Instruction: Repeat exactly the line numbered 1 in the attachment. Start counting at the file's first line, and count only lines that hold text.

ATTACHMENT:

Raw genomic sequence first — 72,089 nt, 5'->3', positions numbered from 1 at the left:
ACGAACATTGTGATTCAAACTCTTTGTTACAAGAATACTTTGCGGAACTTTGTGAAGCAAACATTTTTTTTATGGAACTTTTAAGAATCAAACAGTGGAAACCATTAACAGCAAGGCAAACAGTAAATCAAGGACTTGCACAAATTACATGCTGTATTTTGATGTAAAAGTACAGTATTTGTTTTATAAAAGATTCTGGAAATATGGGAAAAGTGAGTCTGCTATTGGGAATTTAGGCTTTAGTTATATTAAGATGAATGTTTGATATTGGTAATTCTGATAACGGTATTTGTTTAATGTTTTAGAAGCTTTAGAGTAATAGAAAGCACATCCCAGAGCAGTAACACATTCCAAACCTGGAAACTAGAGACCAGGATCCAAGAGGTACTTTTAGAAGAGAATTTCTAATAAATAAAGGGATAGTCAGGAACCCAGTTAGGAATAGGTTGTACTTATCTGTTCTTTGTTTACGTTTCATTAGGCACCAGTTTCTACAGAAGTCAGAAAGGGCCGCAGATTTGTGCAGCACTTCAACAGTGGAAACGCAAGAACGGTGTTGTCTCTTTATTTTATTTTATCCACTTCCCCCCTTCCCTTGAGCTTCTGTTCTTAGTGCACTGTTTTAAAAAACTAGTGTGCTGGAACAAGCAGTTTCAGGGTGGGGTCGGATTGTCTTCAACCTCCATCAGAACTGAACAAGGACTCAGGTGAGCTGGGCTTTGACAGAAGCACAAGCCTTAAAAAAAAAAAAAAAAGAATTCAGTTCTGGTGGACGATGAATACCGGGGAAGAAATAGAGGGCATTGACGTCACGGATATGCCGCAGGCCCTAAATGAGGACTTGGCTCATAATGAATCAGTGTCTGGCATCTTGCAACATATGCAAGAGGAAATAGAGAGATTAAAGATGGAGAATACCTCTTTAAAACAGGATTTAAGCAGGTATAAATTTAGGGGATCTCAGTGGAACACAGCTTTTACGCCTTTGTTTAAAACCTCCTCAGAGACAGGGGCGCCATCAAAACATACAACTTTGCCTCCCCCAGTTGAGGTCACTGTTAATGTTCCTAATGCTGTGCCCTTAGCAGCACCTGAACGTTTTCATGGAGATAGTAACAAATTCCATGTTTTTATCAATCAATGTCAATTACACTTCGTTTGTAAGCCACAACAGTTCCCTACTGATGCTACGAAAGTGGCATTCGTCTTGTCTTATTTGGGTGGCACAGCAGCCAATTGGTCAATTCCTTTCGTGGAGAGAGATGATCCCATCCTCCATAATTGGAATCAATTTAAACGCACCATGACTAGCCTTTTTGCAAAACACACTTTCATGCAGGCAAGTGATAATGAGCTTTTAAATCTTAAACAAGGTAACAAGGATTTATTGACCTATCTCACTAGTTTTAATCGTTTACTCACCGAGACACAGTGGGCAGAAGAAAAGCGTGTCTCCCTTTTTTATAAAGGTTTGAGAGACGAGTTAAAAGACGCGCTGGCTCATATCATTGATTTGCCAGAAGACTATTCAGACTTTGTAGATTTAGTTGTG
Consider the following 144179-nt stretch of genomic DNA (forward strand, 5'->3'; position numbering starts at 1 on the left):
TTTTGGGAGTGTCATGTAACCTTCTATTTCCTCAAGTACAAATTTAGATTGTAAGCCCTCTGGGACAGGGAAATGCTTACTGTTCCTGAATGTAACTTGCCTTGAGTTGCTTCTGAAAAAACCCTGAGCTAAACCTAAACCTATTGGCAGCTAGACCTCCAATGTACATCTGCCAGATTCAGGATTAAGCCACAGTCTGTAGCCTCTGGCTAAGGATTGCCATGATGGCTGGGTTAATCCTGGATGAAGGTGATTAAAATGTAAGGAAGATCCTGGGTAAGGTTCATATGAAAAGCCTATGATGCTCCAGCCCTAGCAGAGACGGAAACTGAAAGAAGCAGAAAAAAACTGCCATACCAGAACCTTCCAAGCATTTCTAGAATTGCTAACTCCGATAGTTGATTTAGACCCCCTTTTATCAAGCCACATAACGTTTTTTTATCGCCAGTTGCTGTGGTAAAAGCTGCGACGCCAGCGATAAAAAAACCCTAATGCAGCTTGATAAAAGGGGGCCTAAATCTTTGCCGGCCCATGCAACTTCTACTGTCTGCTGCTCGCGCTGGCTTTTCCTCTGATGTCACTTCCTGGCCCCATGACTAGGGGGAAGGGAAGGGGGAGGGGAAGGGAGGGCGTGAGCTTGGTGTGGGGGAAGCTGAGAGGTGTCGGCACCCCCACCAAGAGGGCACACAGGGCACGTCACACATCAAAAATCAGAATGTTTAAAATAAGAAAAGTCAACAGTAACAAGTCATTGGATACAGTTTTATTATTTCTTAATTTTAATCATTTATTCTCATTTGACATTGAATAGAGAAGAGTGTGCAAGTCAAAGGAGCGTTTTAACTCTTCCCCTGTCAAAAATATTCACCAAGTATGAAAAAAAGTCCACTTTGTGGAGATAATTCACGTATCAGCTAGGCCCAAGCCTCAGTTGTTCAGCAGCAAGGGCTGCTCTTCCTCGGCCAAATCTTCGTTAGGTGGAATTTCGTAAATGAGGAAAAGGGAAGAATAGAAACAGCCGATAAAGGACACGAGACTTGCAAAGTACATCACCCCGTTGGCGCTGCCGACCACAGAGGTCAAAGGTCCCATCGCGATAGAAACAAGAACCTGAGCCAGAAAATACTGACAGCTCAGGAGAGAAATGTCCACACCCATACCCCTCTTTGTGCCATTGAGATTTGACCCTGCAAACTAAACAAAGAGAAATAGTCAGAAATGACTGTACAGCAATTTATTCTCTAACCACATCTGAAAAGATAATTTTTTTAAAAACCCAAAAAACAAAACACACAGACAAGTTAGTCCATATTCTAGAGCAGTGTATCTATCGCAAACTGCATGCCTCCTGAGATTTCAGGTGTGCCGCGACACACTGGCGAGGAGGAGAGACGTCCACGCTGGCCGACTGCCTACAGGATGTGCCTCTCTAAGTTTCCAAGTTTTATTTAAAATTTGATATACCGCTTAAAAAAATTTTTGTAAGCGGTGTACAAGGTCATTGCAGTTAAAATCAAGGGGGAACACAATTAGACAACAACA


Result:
Raw genomic sequence first — 72,089 nt, 5'->3', positions numbered from 1 at the left: